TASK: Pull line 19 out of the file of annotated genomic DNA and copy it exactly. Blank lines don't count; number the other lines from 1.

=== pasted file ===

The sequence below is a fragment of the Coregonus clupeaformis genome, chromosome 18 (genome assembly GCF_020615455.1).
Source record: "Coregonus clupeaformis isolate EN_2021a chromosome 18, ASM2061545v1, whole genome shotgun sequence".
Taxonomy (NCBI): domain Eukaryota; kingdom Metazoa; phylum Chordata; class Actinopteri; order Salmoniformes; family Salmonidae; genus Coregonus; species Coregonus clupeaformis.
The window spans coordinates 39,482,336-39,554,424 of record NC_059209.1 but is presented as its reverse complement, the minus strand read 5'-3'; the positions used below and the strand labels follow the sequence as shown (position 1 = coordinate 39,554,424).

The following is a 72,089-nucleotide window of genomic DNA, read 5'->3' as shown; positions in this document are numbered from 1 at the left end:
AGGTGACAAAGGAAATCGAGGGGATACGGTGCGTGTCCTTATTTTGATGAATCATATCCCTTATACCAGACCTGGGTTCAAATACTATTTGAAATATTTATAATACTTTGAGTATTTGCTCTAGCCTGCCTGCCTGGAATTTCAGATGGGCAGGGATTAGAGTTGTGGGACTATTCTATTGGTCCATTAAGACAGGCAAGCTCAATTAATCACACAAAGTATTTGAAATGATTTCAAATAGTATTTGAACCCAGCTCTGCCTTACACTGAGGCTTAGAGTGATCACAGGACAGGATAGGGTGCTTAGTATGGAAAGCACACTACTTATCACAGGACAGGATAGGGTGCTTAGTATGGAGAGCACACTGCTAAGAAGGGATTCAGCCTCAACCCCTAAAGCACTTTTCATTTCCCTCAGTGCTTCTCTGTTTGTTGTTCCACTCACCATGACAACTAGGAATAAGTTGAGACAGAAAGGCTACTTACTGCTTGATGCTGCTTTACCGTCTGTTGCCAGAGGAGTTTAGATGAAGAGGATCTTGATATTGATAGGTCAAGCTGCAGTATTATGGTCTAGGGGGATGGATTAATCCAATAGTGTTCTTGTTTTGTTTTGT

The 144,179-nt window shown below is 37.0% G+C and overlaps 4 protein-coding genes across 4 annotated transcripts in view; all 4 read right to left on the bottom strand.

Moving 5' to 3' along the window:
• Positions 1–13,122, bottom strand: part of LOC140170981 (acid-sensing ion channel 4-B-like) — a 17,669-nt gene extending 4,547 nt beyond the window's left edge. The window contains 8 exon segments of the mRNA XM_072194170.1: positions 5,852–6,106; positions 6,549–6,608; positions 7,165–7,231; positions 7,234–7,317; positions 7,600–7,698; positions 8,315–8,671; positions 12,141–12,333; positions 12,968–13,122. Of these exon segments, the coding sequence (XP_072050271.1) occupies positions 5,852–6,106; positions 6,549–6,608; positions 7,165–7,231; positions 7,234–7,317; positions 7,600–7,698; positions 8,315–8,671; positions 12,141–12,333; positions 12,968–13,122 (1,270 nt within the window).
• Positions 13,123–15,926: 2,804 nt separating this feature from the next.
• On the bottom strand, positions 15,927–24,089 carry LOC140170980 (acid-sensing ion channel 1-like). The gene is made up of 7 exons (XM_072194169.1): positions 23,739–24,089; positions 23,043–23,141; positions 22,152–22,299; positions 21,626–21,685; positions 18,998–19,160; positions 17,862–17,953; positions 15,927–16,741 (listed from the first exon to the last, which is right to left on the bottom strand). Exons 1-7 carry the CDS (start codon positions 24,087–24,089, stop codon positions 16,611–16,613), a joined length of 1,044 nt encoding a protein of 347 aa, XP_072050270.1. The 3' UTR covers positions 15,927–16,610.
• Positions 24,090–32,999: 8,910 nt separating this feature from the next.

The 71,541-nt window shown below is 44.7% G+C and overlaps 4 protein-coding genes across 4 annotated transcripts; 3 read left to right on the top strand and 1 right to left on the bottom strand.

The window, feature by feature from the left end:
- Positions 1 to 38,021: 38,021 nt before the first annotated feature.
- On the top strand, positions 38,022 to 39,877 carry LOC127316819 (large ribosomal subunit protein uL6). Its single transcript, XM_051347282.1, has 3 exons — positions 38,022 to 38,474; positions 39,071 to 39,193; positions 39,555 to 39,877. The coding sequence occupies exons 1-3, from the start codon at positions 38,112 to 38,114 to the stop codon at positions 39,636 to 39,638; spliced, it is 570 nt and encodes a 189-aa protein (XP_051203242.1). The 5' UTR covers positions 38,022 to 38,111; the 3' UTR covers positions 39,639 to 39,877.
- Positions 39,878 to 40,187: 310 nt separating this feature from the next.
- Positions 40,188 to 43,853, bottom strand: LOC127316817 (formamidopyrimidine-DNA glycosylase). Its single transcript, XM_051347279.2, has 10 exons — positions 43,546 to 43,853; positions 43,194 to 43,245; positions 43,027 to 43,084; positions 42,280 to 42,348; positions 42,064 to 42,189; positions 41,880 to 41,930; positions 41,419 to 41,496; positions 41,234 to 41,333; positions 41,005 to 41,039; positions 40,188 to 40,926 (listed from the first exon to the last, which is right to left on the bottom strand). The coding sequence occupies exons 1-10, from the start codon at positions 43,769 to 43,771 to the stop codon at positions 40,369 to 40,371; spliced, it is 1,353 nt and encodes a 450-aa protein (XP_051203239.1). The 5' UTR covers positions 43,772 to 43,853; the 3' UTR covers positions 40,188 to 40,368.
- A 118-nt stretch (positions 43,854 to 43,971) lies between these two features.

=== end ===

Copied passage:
- A 118-nt stretch (positions 43,854 to 43,971) lies between these two features.